The changes will aim to eliminate a conflict of interest and restore public faith in the system of declaring food kosher.
The proposal is expected to reach the legislative channels in the near future, and the ministry believes the reforms will be implemented within six months. Deputy Minister of Religious Services Eli Ben-Dahan, who presented the details of the plan, said this was just the beginning of restoring public faith in religious institutions.
"The ultimate goal is to bring back the public's trust in kashrut by regularizing work relations, removing foreign interests, and upgrading the kashrut array with new and transparent technology."
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Today, Ben-Dahan said, there are a number of flaws in the service of certifying that food is kosher. These shortcomings include the fact that certificates are only updated twice a year, business owners pay the kashrut supervisor directly, which has been the cause of conflict of interest in hiring supervisors, and that each supervisor has a different set of standards for the laws of kashrut.
The plan is to establish external companies, which will hire kashrut supervisors on behalf of the local religious councils, and then have them sent to supervise food operations on behalf of the company. Currently, each supervisor is hired by the business owner, a method that has been criticized by the High Court of Justice for fear of conflicts of interest.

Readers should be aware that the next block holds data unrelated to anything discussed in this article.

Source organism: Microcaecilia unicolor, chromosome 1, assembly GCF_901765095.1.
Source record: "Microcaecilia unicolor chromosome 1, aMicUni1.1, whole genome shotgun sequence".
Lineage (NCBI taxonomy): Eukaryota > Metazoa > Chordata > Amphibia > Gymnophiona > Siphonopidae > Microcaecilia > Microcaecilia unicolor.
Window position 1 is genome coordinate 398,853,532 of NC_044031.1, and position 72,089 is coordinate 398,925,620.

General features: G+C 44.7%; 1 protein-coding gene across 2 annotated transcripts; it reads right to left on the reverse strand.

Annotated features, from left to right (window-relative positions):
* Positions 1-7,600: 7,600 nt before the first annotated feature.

Supervisors may be forced to toughen procedures or even take away a business's kosher certificate due to deficiencies that are discovered, but since supervisors receives a salary from the owner they're liable to turn a blind eye to any shortcomings. The ministry also said the new regulations would improve the social conditions of kashrut supervisors.
Another change will the addition of two extra grades to the kashrut of a business. The regular certification will remain the same, but now there will be mehuderet (stringent) and mehadrin min hamehadrin (very scrupulous).
The additional levels are expected to harm the private Badatz organizations. Those wishing in the past to upgrade their kosher status would be forced to turn to one of the private organizations. Lone local rabbinates would occasionally give mehuderet certificates, but now every rabbinate will be forced to do so.
Some aspects that differentiate between the levels of certification are the inspections done after slaughter and vegetables without any traces of insects.
Certificates will also be more dynamic. Each permit will have specific details as to which level of kashrut it has attained, including a list of raw materials, so the customers can make an educated assessment of where they believe the kashrut stands.